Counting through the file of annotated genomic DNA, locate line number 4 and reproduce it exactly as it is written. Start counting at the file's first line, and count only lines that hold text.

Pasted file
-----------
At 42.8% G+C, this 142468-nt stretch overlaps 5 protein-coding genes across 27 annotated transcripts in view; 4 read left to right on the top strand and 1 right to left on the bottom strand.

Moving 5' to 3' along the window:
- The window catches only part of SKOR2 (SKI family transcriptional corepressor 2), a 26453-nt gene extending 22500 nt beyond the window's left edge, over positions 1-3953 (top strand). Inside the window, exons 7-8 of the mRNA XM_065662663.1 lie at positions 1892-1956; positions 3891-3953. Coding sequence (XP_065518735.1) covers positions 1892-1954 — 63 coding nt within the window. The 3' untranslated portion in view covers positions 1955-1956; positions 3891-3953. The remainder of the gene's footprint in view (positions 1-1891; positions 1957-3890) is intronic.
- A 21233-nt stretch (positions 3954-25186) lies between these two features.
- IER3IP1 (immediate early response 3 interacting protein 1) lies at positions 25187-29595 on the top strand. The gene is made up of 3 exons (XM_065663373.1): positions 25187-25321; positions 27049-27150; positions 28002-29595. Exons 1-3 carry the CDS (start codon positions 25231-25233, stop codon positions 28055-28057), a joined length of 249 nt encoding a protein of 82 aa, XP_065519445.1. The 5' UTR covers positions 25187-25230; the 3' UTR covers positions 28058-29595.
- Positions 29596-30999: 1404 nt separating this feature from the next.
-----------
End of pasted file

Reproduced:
- A 21233-nt stretch (positions 3954-25186) lies between these two features.